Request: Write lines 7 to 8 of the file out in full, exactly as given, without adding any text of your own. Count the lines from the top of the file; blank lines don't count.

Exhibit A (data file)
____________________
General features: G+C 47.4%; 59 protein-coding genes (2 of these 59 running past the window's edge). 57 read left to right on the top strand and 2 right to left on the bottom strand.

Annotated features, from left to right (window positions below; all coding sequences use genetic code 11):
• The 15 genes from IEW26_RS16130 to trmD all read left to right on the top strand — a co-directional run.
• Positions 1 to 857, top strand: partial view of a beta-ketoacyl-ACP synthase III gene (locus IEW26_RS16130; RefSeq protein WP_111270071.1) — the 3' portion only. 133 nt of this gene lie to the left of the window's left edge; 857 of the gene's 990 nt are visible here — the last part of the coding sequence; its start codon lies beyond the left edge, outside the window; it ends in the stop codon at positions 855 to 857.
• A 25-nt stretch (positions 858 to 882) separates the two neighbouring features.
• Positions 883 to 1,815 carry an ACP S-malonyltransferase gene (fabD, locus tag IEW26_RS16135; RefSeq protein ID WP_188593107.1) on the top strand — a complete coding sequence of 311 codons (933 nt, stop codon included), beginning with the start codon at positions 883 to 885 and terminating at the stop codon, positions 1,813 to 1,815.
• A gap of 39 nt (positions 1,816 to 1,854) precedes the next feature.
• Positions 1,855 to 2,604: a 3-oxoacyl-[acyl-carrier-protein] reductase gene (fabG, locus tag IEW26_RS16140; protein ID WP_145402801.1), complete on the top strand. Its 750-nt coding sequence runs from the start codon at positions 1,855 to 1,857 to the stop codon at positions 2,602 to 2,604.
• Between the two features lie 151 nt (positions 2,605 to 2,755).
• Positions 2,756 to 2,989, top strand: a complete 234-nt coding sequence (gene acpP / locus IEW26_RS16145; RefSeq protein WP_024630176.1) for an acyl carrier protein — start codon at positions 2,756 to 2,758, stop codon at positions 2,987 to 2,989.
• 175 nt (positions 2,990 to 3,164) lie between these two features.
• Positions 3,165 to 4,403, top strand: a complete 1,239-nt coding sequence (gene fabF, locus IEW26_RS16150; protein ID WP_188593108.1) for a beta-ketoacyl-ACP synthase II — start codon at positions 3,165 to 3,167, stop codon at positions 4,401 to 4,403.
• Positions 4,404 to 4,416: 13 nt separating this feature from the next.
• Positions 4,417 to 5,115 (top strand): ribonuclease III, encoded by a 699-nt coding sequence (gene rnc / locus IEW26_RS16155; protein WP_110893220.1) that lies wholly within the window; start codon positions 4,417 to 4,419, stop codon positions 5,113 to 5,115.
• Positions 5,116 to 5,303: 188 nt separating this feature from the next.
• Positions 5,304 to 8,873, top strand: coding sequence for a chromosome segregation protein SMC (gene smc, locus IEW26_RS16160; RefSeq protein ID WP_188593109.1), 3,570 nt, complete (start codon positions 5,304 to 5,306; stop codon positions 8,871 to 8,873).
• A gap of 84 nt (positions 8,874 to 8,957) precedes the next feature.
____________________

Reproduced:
• A gap of 39 nt (positions 1,816 to 1,854) precedes the next feature.
• Positions 1,855 to 2,604: a 3-oxoacyl-[acyl-carrier-protein] reductase gene (fabG, locus tag IEW26_RS16140; protein ID WP_145402801.1), complete on the top strand. Its 750-nt coding sequence runs from the start codon at positions 1,855 to 1,857 to the stop codon at positions 2,602 to 2,604.